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Last week, we took a look at how to evaluate a pitcher in terms of runs allowed. Now we want to talk about how to convert those runs into value in terms of wins.

What we don’t care about are “pitcher wins” in the sense that is recorded in the box score. That definition of “win” pretty much attributes everything the team does in terms of hitting and defense to the pitcher on the mound.

We can do better than that, I think. Just remember—when I talk about a pitcher’s win value from here on out, I’m talking about contributing to wins as part of a team, not as if he is his team.

Making Scale

An important point when converting pitcher runs to wins is that we want to consider all of the runs a pitcher allows, not just those runs considered “earned.”

I’ve talked in the past about why I don’t like errors and, by extension, the distinction between earned and unearned runs. But there’s another side to it—that it distorts the scale of accomplishment.

What we need to know when evaluating a pitcher’s performance in terms of wins is not only his own runs allowed but how many runs his opponent allows (or in the abstract, how many runs the average pitcher would allow). What we’re interested in is the differential.

And so we have to ask ourselves what causes an unearned run. There are really two causes:

  1. How many errors there are. (This is a function of a pitcher’s environment, whether or not he tends to get ground balls, etc.)
  2. How well he prevents baserunners from scoring once they’ve gotten aboard (mainly this is a function of his ability to prevent home runs and strike out batters).

It’s the second property that really interests us here—the ERA scale tends to “compress” the differences between two pitchers more than it should.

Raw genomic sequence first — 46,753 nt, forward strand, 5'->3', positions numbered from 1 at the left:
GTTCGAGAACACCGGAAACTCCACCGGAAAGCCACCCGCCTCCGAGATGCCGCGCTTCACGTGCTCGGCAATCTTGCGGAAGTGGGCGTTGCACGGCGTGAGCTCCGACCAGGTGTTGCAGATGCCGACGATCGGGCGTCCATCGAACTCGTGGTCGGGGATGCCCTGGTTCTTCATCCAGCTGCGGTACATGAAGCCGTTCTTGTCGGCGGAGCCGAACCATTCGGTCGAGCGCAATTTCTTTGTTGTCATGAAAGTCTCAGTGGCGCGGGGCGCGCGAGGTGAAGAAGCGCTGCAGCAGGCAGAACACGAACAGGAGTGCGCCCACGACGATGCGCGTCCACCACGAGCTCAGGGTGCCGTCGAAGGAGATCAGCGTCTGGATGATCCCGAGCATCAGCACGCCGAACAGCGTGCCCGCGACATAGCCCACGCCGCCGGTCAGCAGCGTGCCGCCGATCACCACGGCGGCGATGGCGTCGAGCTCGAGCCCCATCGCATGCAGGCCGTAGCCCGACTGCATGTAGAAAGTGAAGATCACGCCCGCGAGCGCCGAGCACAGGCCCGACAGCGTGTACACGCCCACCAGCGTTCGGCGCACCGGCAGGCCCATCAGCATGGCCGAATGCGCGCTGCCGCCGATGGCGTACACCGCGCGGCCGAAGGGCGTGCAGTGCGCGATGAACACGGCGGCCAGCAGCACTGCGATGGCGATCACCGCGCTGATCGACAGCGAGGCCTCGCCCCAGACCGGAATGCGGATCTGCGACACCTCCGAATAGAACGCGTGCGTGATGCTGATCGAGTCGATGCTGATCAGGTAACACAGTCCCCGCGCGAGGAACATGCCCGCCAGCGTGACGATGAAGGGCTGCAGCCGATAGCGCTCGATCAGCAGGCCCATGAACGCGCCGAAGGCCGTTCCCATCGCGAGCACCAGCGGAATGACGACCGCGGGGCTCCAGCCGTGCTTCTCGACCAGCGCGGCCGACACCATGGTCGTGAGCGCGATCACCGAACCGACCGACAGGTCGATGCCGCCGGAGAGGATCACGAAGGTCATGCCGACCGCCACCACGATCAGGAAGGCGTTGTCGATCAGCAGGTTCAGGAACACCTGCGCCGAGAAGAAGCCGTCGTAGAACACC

So when talking about a pitcher’s runs and how they relate to wins, you have to use all runs, not just earned runs (or an estimate of runs on an ERA scale).

So let’s consider a team’s chances of winning a game—one single game, mind you—presuming an average opponent. We can use Pythagenpat to figure out an assumed win percentage, like so:

RPG^X/(RPG^X + (StarterRA * sIP + ReliefRA * rIP)^X)

RPG is the average runs per game, StarterRA is the RA of the starting pitcher, sIP is his IP, and so on for the relievers. X is equal to:

(RPG + (StarterRA * sIP + ReliefRA * rIP))^.285

OK. So for any starter, we can pretty readily measure his RA and IP (or, as we did last week, his presumed RA and IP given average defensive support and bequeathed runners scoring at average rates). rIP should just be the total expected IP for the game minus the starter’s IP. (Because of extra innings and the home half of the ninth when the home team leads, the average IP per game isn’t exactly nine, but it’s pretty close.)

So our mystery variable is ReliefRA. Now, if we think that a starting pitcher has no control over the quality of his relievers, we can just use the league average RA of relief pitchers and go from there.

The trouble is, we shouldn’t think that.

Going Deep

There are two ways a starting pitcher can control the quality of his relief pitchers. The first is how far he is able to pitch into games. Looking at 2003 through 2009:

ReliefRA by StarterIP

A starter that gets blown out of the game early is going to get the mop-up guys—your long relievers, the guys the manager hasn’t bothered to throw for over two weeks, etc. At about 6 IP (roughly the average duration of a start) you see a relief RA of 4.42, while relievers in that time span had an average RA of about 4.52. And if you can really go deep into the game and give seven or eight innings of solid performance, you can get solidly above-average relief support.

The other thing a starter can do to influence the quality of his relief support is pitch well during his time on the mound. Looking at games where the starter went between five and six innings:

Graph of ReliefRA by StarterRA

Again, pitching better gets you a higher quality of bullpen support—taking a shutout into the middle innings gets you relievers who are a little above average, while taking a blowout into the later innings gets you the mop-up guys.

What I’m emphasizing here is that there is more to evaluating a starting pitcher than his RA would suggest—a pitcher can, with his performance, control the quality of his relievers to an extent that has a real effect on his value to a team.

What's Next

Well, we’ve looked at how a starting pitcher’s performance can affect his reliever’s performance. This should have implications on how we measure reliever performance. We’ll explore that next.